As for insurance, it's a total joke. Case in point. I spent a lot of time restoring a really neat old RCA Victor 45 rpm record changer. I packed it very, very well when I shipped it to a fellow and took out the insurance. When it got trashed....oh boy....according to FED EX it was ALL MYfault and I practically had to threaten to burn down one of their facilities to obtain my claim money. It was a good six weeks of jumping through hoops, and fighting with people on the phone for a lousy $145 claim.

    It wasn't the money. It was the fact that this nice little record player was fine since 1949 --- until the day Fed Ex got their little gorilla mitts on it. Then - RUINED! What idiocy!

    Apparently to these shippers it's a more efficient business model to jerk around a customer and spend endless hours fighting with him rather than: 1) try handling the package sensibly and 2) simply just honoring a legitimate claim for a package they darned well know they destroyed.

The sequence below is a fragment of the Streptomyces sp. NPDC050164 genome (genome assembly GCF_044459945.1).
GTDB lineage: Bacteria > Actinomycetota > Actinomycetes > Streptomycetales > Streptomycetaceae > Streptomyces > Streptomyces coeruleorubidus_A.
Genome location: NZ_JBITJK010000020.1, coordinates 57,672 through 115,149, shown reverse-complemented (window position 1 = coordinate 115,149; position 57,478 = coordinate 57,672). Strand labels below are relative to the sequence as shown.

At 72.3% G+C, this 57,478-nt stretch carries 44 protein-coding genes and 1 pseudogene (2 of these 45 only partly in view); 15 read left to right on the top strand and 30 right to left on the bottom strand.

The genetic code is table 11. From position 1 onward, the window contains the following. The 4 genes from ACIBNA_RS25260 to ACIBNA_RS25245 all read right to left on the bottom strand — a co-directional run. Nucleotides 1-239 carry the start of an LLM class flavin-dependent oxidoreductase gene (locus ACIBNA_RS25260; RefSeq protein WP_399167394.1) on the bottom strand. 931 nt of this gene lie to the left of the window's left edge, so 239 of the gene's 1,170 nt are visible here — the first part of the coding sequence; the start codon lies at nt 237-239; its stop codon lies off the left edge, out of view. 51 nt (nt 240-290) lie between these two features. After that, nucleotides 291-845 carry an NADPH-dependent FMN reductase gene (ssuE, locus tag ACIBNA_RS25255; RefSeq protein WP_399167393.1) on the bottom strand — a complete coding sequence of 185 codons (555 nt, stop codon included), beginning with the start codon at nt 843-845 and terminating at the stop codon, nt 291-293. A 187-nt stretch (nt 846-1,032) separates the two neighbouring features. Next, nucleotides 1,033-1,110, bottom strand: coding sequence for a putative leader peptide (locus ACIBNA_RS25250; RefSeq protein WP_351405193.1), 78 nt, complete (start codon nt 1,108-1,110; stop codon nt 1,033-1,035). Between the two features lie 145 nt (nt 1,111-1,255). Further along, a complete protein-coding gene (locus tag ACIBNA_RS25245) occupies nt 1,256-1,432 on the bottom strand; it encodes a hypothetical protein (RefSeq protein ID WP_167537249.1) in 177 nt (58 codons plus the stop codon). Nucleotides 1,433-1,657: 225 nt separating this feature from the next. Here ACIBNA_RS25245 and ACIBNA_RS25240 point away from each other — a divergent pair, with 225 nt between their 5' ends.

It's business practices like this that make you sick to your stomach and you also know why other countries are eating us for lunch. Why should we consumers have any sort of loyalty to a company that treats you like that? I can probably count on one hand the companies I feel are outstanding and back up what they purport in advertisements.

    I feel for the loss of your nice clock. It's a darned shame.

    Mark

  14. #44
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    Default Re: What a shame - absolutley sickened (By: Mark Williams)